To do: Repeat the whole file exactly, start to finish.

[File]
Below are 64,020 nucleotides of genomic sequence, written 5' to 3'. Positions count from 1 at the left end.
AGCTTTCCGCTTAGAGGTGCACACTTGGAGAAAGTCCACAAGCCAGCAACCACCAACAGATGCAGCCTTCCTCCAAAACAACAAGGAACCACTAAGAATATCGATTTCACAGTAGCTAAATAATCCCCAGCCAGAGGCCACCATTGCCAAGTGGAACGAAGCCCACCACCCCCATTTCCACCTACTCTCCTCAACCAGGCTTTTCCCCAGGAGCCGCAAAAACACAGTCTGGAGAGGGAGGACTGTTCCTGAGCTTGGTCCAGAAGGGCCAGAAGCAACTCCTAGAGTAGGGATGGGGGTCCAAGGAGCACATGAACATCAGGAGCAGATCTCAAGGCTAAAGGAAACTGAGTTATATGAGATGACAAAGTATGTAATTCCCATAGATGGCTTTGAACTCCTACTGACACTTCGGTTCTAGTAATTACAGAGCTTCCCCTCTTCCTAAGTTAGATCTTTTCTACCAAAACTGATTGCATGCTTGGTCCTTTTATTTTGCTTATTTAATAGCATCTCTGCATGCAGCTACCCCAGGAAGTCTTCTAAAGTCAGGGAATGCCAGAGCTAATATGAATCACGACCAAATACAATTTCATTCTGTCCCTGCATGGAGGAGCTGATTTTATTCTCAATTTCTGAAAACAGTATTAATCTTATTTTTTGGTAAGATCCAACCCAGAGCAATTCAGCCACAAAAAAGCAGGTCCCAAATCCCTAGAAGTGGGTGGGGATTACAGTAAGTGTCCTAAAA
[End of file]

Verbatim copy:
Below are 64,020 nucleotides of genomic sequence, written 5' to 3'. Positions count from 1 at the left end.
AGCTTTCCGCTTAGAGGTGCACACTTGGAGAAAGTCCACAAGCCAGCAACCACCAACAGATGCAGCCTTCCTCCAAAACAACAAGGAACCACTAAGAATATCGATTTCACAGTAGCTAAATAATCCCCAGCCAGAGGCCACCATTGCCAAGTGGAACGAAGCCCACCACCCCCATTTCCACCTACTCTCCTCAACCAGGCTTTTCCCCAGGAGCCGCAAAAACACAGTCTGGAGAGGGAGGACTGTTCCTGAGCTTGGTCCAGAAGGGCCAGAAGCAACTCCTAGAGTAGGGATGGGGGTCCAAGGAGCACATGAACATCAGGAGCAGATCTCAAGGCTAAAGGAAACTGAGTTATATGAGATGACAAAGTATGTAATTCCCATAGATGGCTTTGAACTCCTACTGACACTTCGGTTCTAGTAATTACAGAGCTTCCCCTCTTCCTAAGTTAGATCTTTTCTACCAAAACTGATTGCATGCTTGGTCCTTTTATTTTGCTTATTTAATAGCATCTCTGCATGCAGCTACCCCAGGAAGTCTTCTAAAGTCAGGGAATGCCAGAGCTAATATGAATCACGACCAAATACAATTTCATTCTGTCCCTGCATGGAGGAGCTGATTTTATTCTCAATTTCTGAAAACAGTATTAATCTTATTTTTTGGTAAGATCCAACCCAGAGCAATTCAGCCACAAAAAAGCAGGTCCCAAATCCCTAGAAGTGGGTGGGGATTACAGTAAGTGTCCTAAAA